Audrey Danner, center, speaks to Moffat County High School students Thursday afternoon during a school assembly awarding students for wearing seat belts while driving. Dixie Beck, left, Craig Police Department records manager, and Commander Bill Leonard stand nearby. Danner's son, Ryan, was killed in a car accident in August 1994.

Photo by Hans Hallgren

Audrey Danner, center, speaks to Moffat County High School students Thursday afternoon during a school assembly awarding students for wearing seat belts while driving. Dixie Beck, left, Craig Police Department records manager, and Commander Bill Leonard stand nearby. Danner's son, Ryan, was killed in a car accident in August 1994.

Making seat belt safety click

Rewards program decreases numbers of unbelted teens, police say

Safety Belt Award program prize winners

$100 Conoco gas certificate

Donated by Tony St. John

Awarded to Nick Moyer

X-Box 360 gaming system

Donated by K-Mart of Craig

Approximate value: $350

Awarded to Armando Lopez

Four new tires, installation not included

Donated by TDS-Tire Distribution Systems

Approximate value: $500

Awarded to Jordan Clark

Car stereo system

Donated by Jackson's Office Supply

Approximate value: $150

Awarded to Scott Dockstader

In Audrey Danner's view, there is no excuse.

"All the reasons we have for not wearing seat belts - they don't hold water," Danner said to an audience of Moffat County High School students that nearly filled the school's auditorium Thursday afternoon.

The assembly recognized students who were rewarded through the Craig Police Department's Safety Belt Award program. Four grand prize recipients were randomly drawn from more than 200 students who were praised for wearing their seat belt during the 2007-08 school year.

Danner and her husband, Ron, know firsthand the consequences of a neglected seat belt.

In August 1994, their son, Ryan, 17, was killed in a car crash while returning from a trip to Elkhead Reservoir.

Ryan wasn't wearing a seat belt at the time of the accident.

The safety belt award program was created after the tragedy, Danner said, to provide students with an incentive for wearing their seat belt, regardless of their traveling distance.

Danner takes no credit for starting the program. Instead, she said, Tony St. John, who was then a Craig City Councilor, spearheaded the initiative in 1994.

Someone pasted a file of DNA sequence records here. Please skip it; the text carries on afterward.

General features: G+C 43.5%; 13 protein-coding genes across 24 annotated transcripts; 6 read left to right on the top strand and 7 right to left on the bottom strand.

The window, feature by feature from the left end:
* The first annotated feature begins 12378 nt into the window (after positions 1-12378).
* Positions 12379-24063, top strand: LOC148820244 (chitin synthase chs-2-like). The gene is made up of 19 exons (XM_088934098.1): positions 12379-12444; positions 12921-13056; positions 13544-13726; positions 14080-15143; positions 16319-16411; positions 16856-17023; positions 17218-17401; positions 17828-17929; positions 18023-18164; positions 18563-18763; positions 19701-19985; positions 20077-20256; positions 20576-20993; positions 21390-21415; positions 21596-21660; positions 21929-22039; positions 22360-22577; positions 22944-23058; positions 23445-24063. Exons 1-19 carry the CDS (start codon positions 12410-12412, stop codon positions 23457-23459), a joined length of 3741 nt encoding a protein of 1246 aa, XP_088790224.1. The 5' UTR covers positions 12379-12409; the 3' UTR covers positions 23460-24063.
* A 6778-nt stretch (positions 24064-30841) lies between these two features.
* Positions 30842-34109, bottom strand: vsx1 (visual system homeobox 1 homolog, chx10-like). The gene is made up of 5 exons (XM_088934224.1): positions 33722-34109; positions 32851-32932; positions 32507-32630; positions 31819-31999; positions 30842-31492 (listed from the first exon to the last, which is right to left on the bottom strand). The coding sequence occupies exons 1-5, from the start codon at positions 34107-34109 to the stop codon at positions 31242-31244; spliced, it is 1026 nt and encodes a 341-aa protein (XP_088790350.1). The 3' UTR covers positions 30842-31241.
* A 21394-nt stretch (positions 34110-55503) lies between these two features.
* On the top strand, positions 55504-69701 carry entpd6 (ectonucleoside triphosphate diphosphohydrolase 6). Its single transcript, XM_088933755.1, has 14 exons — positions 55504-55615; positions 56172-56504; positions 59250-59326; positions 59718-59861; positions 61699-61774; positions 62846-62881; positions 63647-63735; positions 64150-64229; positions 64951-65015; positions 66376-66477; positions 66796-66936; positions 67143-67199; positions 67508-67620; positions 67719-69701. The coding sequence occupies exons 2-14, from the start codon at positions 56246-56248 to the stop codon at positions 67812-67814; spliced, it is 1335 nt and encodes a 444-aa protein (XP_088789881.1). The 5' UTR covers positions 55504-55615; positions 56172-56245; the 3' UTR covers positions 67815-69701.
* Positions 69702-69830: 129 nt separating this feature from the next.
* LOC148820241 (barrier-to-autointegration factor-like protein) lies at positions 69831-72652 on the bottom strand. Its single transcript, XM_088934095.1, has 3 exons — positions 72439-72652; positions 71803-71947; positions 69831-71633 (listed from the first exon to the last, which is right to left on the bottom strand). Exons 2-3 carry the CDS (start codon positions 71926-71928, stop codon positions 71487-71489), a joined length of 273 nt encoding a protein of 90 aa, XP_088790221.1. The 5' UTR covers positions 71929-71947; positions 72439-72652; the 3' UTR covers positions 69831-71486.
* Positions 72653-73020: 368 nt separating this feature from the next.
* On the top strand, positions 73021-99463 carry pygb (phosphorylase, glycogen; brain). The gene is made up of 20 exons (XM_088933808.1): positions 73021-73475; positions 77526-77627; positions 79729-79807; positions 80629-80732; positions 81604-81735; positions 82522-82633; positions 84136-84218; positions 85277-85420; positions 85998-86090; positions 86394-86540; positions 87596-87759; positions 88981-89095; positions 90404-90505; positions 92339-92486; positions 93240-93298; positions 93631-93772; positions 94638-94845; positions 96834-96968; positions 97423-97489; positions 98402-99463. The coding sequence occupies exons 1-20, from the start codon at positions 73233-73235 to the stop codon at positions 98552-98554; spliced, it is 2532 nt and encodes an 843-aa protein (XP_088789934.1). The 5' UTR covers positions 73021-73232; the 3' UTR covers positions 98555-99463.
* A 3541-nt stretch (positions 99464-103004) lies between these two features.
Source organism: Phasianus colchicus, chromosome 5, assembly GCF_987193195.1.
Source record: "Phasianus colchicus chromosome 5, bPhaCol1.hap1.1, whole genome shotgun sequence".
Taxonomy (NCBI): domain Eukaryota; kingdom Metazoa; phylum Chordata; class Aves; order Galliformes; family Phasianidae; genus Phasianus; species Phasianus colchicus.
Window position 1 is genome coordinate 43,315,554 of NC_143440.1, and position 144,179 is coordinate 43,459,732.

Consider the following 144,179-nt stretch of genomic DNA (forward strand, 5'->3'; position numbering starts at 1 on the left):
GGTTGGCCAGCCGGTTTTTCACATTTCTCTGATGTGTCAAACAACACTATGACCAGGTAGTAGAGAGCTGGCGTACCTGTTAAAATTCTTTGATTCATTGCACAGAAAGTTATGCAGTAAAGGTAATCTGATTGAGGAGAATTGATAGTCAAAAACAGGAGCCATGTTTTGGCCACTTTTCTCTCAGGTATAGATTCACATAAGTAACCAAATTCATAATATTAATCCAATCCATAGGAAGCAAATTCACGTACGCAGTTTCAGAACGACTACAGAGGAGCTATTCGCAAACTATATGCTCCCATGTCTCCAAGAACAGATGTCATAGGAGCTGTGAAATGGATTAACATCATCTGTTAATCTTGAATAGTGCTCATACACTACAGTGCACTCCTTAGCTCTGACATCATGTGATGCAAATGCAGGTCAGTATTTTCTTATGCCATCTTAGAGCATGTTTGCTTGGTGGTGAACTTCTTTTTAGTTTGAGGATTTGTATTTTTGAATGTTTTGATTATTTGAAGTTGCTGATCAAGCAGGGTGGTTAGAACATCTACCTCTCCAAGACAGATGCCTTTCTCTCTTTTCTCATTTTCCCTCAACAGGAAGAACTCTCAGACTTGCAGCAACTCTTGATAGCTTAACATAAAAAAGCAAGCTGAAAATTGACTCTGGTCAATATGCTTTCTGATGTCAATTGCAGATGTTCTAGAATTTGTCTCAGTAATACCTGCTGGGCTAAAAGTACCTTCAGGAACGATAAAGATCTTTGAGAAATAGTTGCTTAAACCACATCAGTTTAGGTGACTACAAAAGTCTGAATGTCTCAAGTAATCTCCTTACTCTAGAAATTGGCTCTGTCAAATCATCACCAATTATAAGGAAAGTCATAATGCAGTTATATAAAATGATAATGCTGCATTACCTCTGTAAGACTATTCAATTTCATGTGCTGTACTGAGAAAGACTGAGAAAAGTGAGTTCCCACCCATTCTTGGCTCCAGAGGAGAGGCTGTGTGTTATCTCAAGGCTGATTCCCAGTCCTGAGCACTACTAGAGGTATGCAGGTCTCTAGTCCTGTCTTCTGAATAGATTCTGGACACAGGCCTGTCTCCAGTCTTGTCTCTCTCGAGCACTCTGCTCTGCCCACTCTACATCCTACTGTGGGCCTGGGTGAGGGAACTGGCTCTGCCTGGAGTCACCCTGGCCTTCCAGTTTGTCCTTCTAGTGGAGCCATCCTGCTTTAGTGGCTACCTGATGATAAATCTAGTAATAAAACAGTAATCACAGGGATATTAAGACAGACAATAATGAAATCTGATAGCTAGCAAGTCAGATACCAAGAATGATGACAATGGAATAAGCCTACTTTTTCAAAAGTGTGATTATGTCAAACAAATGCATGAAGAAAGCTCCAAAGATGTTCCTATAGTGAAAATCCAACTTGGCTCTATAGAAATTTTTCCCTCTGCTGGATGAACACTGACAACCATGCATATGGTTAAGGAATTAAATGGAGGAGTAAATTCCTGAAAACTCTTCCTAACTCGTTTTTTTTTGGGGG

"I was just tired of seeing our youth dying," St. John said, adding that his son, Ty, played high school football and basketball with Ryan Danner.

The Craig Police Department administers the safety belt award program, which rewards high school students who buckle up.

Police officers give students an award on the spot for wearing their seat belts. Students later are entered into a drawing for big-ticket items, including a $150 car stereo system from Jackson's Office Supply and a $350 X-Box 360 gaming system donated by K-Mart.

The four grand prizes added up to about $1,100.

Does the program work?

"Definitely," Commander Bill Leonard said, adding that the Police Department has seen noticeable decreases in the number of unbelted high school drivers since the program began.

This year was "the best year ever," said Dixie Beck, Craig Police Department records manager.

In past years, about 200 students had been awarded through the program. During the 2007-08 school year, however, about 235 students were found wearing their seat belts, she said.

Police officers found some students with a buckled seat belt more than once. Police Department officers handed out 254 prizes since November.

Area businesses and residents donated the prizes, which ranged from discount haircuts to $25 gas certificates.

"The program only works because of the generosity of the community," Leonard said.

The program has an added benefit for the Police Department.

Pulling over students and awarding them for wearing their seat belts allows officers to make positive connections with young drivers, Leonard said.

"The officers all really enjoy the program," he said. "The officers are always ready to go with it."

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